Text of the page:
While those tying the knot will generally only have to prove they’re not already married (certificate of no impediment) and of legal age, partners in a civil union will have to show proof that they have been living together for at least a year.

This could pose a problem for long-distance couples where a non-EU partner joins their EU partner in Spain but cannot prove they have been living together for a year when applying for a civil union.

Paid honeymoon leave

Spanish law allows for 15 days of paid holiday leave for couples who have just got married whereas for civil unions this will depend on whether one of the partners is a civil servant or their work contract contains a clause allowing for this type of paid leave.

Which one should we choose: civil union or marriage?

A “pareja de hecho” union in Spain offers the vast majority of the advantages that marriage does, plus in many cases less complicated and lengthy proceedings.

But as a general rule, marriages offer a more legally binding commitment between partners and usually more financial protection, especially to the disadvantaged side.

Common-law partners can either maintain a degree of financial independence or be left high and dry in the event of separation or death.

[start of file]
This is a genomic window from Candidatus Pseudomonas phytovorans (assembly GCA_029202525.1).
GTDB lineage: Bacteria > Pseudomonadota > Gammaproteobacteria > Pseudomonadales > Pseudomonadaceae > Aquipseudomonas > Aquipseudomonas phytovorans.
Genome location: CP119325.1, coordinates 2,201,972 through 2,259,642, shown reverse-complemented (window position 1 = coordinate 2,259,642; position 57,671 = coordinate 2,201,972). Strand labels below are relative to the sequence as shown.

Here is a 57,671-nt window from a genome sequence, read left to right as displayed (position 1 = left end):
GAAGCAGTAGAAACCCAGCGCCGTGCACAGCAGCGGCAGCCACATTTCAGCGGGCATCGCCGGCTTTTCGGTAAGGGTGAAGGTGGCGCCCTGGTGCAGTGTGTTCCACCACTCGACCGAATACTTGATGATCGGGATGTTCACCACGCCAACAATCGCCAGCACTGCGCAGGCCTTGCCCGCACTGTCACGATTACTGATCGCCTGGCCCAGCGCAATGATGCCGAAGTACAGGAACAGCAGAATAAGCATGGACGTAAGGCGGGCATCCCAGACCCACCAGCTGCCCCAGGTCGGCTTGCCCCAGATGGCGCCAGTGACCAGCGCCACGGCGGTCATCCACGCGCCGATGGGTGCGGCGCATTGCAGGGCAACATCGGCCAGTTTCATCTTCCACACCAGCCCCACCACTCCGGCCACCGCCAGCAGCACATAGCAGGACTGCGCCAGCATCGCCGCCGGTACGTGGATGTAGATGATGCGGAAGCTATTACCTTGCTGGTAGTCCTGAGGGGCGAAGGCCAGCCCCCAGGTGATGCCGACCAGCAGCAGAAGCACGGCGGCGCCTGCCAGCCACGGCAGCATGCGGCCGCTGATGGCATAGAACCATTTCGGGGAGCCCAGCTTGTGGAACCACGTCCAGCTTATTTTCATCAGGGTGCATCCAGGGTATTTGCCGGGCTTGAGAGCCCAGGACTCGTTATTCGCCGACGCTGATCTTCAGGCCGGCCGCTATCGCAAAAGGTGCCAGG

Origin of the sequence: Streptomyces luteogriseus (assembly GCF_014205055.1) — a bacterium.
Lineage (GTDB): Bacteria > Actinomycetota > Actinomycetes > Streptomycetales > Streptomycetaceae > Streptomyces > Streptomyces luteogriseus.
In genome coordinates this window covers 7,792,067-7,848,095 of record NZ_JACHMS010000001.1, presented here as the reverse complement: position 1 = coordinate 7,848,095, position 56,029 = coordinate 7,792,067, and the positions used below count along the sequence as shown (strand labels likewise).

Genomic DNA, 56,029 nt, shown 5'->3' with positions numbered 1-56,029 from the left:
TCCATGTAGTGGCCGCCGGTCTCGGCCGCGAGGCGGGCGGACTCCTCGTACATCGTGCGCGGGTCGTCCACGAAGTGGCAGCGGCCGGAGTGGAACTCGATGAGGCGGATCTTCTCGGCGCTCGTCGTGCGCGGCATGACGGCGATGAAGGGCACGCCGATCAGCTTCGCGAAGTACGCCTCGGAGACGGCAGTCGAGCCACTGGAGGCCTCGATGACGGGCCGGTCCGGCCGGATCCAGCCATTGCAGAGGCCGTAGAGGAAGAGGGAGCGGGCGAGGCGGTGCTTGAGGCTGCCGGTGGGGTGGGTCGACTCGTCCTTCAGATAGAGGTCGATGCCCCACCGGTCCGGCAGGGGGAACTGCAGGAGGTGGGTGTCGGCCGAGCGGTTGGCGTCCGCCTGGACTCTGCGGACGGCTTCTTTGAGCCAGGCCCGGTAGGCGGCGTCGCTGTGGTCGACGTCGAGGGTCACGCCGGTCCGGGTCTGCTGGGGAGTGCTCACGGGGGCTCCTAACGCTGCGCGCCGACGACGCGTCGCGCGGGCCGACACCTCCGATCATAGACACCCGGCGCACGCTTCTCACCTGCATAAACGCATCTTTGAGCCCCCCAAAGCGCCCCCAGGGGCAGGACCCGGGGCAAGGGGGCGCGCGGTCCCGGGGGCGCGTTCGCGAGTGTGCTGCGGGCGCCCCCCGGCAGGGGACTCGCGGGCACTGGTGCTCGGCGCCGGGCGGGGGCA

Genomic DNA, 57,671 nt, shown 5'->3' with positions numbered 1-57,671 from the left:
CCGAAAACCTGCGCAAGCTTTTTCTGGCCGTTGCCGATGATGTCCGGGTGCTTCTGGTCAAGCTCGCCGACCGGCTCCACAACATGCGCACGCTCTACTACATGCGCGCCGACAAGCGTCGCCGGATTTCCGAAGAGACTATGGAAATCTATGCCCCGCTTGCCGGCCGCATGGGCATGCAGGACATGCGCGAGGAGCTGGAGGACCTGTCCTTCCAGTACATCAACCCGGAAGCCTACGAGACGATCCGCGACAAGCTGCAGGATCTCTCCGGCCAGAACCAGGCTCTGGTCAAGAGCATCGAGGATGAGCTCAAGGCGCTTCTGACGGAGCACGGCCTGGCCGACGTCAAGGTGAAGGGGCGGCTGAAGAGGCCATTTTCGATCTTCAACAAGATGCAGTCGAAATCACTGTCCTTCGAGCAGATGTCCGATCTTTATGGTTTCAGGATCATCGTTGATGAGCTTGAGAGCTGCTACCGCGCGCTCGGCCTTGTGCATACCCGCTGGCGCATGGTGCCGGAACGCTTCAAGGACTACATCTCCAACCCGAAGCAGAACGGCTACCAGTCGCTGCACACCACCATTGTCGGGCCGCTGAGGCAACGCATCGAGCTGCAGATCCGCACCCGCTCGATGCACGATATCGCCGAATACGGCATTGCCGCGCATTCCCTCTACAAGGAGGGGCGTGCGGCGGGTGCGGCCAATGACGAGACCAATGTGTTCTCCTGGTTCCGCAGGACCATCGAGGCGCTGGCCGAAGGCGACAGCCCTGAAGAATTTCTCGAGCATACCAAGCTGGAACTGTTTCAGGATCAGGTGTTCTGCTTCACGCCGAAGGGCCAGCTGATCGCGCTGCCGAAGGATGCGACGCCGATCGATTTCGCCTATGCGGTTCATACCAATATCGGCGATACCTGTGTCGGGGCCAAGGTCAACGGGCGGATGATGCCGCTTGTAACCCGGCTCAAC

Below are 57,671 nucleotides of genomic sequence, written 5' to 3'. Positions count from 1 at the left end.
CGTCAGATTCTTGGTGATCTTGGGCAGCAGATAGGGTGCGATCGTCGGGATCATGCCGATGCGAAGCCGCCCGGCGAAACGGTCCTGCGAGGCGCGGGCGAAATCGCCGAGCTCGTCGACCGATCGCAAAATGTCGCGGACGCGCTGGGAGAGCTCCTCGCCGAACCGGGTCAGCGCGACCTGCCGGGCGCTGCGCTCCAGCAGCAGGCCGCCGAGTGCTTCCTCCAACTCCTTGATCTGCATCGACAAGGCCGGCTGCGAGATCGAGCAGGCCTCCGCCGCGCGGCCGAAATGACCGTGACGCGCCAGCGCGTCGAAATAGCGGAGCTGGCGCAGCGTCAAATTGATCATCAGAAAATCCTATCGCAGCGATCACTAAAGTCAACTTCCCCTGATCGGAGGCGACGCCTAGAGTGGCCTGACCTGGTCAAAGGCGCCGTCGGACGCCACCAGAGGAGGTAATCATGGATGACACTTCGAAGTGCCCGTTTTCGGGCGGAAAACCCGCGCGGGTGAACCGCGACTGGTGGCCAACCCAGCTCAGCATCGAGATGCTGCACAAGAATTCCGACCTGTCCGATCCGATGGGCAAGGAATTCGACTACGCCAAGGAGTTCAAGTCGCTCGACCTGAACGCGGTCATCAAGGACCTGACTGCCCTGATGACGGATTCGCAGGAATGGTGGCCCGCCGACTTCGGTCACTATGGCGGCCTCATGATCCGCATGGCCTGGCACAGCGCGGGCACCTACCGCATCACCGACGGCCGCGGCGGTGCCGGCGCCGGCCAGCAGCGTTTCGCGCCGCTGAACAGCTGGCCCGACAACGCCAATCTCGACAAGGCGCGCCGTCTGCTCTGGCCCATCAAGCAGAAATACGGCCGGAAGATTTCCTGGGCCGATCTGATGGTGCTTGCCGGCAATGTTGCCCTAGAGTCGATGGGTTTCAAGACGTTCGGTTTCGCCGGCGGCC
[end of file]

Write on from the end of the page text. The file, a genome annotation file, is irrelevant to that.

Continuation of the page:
It will depend on your particular preferences and set of circumstances when it comes to deciding, but remember to check what the differences are in your particular region in Spain to get the full picture before saying “sí, quiero” (I do). 

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Rampant branch closures and job cuts help Spain’s banks post huge earnings

Spain’s biggest banks this week reported huge profits in 2021 and cheered their return to recovery post-Covid, but ruthless cost-cutting in the form of thousands of layoffs, hundreds of branch closures and the removal of many ATMs have left customers in Spain suffering, in this latest example of ‘Capitalismo 2.0’. 

A man withdraws cash from a Santander branch in Madrid.
More than 3,500 Santander workers lost their jobs in Spain in 2021 and a further 2,000 more employees working for Santander across Europe were also laid off. Photo: PHILIPPE DESMAZES / AFP

Spanish banking giant Santander on Wednesday said it has bounced back from the pandemic as it returned to profit last year, beating analyst expectations and exceeding its pre-COVID earnings.

Likewise, Spain’s second-largest bank BBVA said on Thursday that it saw a strong rebound in 2021 following the Covid crisis, tripling its net profits thanks to a recovery in business activity.

It’s a similar story for Unicaja (€137 million profit in 2021), Caixabank (€5.2 billion profit thanks to merge with Bankia), Sabadell (€530 million profit last year), Abanca (€323 million profit) and all of Spain’s other main banks.

This may be promising news for Spain’s banking sector, but their profits have come at a cost for many of their employees and customers.